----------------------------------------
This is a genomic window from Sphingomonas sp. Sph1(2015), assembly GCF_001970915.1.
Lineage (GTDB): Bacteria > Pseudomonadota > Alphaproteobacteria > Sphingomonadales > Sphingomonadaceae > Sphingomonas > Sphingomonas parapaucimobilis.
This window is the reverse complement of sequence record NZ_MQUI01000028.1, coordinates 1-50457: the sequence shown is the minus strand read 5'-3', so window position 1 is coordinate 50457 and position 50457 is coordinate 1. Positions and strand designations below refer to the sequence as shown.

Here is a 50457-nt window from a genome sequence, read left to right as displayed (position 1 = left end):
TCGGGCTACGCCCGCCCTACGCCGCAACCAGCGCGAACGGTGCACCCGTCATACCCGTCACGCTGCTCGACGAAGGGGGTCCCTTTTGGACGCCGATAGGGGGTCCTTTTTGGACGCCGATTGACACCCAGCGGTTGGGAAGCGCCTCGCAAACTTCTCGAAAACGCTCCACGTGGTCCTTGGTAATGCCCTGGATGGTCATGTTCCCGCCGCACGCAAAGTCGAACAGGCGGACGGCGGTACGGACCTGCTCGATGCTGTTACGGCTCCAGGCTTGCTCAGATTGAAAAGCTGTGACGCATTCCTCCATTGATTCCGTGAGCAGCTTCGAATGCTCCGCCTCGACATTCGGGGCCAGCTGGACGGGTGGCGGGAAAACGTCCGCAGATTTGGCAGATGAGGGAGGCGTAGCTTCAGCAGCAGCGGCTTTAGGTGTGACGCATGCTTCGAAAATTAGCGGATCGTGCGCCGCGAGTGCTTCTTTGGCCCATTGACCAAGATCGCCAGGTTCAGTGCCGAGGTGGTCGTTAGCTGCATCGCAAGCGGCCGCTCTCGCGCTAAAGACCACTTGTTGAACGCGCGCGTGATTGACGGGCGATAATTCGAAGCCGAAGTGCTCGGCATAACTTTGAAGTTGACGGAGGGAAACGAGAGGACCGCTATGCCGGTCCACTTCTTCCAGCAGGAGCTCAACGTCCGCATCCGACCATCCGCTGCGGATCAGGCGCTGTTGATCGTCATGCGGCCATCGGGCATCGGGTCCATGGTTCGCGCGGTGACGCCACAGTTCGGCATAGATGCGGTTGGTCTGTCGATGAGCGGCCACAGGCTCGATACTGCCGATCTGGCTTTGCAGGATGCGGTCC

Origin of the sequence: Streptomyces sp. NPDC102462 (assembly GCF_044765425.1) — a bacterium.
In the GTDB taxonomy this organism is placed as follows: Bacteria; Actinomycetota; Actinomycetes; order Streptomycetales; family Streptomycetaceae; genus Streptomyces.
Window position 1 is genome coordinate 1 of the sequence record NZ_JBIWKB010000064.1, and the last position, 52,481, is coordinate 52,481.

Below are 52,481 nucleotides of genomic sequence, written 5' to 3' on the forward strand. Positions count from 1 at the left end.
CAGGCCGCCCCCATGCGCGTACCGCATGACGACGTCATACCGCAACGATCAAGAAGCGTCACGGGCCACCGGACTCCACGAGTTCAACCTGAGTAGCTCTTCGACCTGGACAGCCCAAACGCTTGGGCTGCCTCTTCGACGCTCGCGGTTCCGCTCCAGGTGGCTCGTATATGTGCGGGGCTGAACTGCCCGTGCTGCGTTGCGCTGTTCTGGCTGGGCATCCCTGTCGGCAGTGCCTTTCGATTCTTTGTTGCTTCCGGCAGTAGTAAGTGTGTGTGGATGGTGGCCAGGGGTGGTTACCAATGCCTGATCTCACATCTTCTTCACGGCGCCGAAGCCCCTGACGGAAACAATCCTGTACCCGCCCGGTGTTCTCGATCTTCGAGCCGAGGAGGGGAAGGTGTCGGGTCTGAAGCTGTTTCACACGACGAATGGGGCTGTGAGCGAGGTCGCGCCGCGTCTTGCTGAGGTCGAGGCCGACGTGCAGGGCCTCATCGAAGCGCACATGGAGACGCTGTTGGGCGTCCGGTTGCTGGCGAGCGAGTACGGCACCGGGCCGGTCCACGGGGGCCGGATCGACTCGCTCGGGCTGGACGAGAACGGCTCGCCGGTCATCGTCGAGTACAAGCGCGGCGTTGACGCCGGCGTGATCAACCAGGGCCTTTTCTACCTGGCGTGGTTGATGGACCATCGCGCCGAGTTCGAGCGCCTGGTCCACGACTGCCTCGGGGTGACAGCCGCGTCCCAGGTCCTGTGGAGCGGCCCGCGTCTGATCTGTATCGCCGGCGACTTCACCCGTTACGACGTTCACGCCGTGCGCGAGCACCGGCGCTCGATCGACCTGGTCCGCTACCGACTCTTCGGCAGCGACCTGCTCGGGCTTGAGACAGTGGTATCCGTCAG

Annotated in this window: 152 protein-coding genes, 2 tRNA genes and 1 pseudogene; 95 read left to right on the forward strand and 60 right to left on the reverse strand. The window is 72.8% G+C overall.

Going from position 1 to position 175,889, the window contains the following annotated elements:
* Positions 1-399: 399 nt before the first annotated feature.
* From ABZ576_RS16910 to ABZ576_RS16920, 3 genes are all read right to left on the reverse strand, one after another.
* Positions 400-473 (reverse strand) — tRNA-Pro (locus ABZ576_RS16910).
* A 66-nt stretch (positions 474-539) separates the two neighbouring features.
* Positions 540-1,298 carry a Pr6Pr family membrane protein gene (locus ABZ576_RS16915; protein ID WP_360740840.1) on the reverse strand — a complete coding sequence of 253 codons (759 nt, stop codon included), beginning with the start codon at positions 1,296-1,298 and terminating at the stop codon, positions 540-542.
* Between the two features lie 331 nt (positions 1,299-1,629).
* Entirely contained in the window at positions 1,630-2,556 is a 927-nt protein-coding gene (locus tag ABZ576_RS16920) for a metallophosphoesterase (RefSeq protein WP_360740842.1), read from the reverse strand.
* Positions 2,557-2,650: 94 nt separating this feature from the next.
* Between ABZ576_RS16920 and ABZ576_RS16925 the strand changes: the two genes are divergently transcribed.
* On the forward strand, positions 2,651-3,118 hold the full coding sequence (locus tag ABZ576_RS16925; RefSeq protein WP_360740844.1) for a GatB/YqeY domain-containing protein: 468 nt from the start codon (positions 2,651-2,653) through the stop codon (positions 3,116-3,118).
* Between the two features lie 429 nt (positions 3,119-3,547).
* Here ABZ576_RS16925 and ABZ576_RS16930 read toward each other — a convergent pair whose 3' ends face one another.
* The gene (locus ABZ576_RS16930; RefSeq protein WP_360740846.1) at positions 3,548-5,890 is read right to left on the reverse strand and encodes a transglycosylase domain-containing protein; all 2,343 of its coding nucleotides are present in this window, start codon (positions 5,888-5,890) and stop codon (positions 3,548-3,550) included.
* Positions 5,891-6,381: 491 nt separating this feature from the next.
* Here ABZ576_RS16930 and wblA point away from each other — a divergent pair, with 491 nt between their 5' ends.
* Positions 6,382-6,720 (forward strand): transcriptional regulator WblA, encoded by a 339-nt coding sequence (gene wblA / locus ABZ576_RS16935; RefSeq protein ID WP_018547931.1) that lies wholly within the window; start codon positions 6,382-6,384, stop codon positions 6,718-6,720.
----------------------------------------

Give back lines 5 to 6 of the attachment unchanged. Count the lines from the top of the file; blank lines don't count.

TCGGGCTACGCCCGCCCTACGCCGCAACCAGCGCGAACGGTGCACCCGTCATACCCGTCACGCTGCTCGACGAAGGGGGTCCCTTTTGGACGCCGATAGGGGGTCCTTTTTGGACGCCGATTGACACCCAGCGGTTGGGAAGCGCCTCGCAAACTTCTCGAAAACGCTCCACGTGGTCCTTGGTAATGCCCTGGATGGTCATGTTCCCGCCGCACGCAAAGTCGAACAGGCGGACGGCGGTACGGACCTGCTCGATGCTGTTACGGCTCCAGGCTTGCTCAGATTGAAAAGCTGTGACGCATTCCTCCATTGATTCCGTGAGCAGCTTCGAATGCTCCGCCTCGACATTCGGGGCCAGCTGGACGGGTGGCGGGAAAACGTCCGCAGATTTGGCAGATGAGGGAGGCGTAGCTTCAGCAGCAGCGGCTTTAGGTGTGACGCATGCTTCGAAAATTAGCGGATCGTGCGCCGCGAGTGCTTCTTTGGCCCATTGACCAAGATCGCCAGGTTCAGTGCCGAGGTGGTCGTTAGCTGCATCGCAAGCGGCCGCTCTCGCGCTAAAGACCACTTGTTGAACGCGCGCGTGATTGACGGGCGATAATTCGAAGCCGAAGTGCTCGGCATAACTTTGAAGTTGACGGAGGGAAACGAGAGGACCGCTATGCCGGTCCACTTCTTCCAGCAGGAGCTCAACGTCCGCATCCGACCATCCGCTGCGGATCAGGCGCTGTTGATCGTCATGCGGCCATCGGGCATCGGGTCCATGGTTCGCGCGGTGACGCCACAGTTCGGCATAGATGCGGTTGGTCTGTCGATGAGCGGCCACAGGCTCGATACTGCCGATCTGGCTTTGCAGGATGCGGTCC

Origin of the sequence: Streptomyces sp. NPDC102462 (assembly GCF_044765425.1) — a bacterium.